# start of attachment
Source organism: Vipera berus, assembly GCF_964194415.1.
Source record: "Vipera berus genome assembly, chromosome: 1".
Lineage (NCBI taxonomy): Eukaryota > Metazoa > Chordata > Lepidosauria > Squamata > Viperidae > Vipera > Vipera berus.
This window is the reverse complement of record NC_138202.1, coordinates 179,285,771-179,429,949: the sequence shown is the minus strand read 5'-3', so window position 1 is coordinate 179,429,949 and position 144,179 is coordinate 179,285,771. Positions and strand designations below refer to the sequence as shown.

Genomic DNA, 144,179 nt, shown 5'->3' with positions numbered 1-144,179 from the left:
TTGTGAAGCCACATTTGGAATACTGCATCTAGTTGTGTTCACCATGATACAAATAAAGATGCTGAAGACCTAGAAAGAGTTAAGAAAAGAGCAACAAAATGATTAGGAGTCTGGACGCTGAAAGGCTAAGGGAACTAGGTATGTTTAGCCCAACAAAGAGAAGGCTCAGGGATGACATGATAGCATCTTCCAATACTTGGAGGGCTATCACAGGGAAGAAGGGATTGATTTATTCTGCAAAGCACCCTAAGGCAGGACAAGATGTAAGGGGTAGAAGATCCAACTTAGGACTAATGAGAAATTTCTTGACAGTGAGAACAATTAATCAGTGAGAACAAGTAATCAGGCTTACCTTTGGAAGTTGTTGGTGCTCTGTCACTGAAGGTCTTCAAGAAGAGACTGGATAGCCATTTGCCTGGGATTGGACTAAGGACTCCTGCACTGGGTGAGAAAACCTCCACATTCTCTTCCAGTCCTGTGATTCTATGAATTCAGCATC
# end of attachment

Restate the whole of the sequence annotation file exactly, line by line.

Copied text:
Source organism: Vipera berus, assembly GCF_964194415.1.
Source record: "Vipera berus genome assembly, chromosome: 1".
Lineage (NCBI taxonomy): Eukaryota > Metazoa > Chordata > Lepidosauria > Squamata > Viperidae > Vipera > Vipera berus.
This window is the reverse complement of record NC_138202.1, coordinates 179,285,771-179,429,949: the sequence shown is the minus strand read 5'-3', so window position 1 is coordinate 179,429,949 and position 144,179 is coordinate 179,285,771. Positions and strand designations below refer to the sequence as shown.

Genomic DNA, 144,179 nt, shown 5'->3' with positions numbered 1-144,179 from the left:
TTGTGAAGCCACATTTGGAATACTGCATCTAGTTGTGTTCACCATGATACAAATAAAGATGCTGAAGACCTAGAAAGAGTTAAGAAAAGAGCAACAAAATGATTAGGAGTCTGGACGCTGAAAGGCTAAGGGAACTAGGTATGTTTAGCCCAACAAAGAGAAGGCTCAGGGATGACATGATAGCATCTTCCAATACTTGGAGGGCTATCACAGGGAAGAAGGGATTGATTTATTCTGCAAAGCACCCTAAGGCAGGACAAGATGTAAGGGGTAGAAGATCCAACTTAGGACTAATGAGAAATTTCTTGACAGTGAGAACAATTAATCAGTGAGAACAAGTAATCAGGCTTACCTTTGGAAGTTGTTGGTGCTCTGTCACTGAAGGTCTTCAAGAAGAGACTGGATAGCCATTTGCCTGGGATTGGACTAAGGACTCCTGCACTGGGTGAGAAAACCTCCACATTCTCTTCCAGTCCTGTGATTCTATGAATTCAGCATC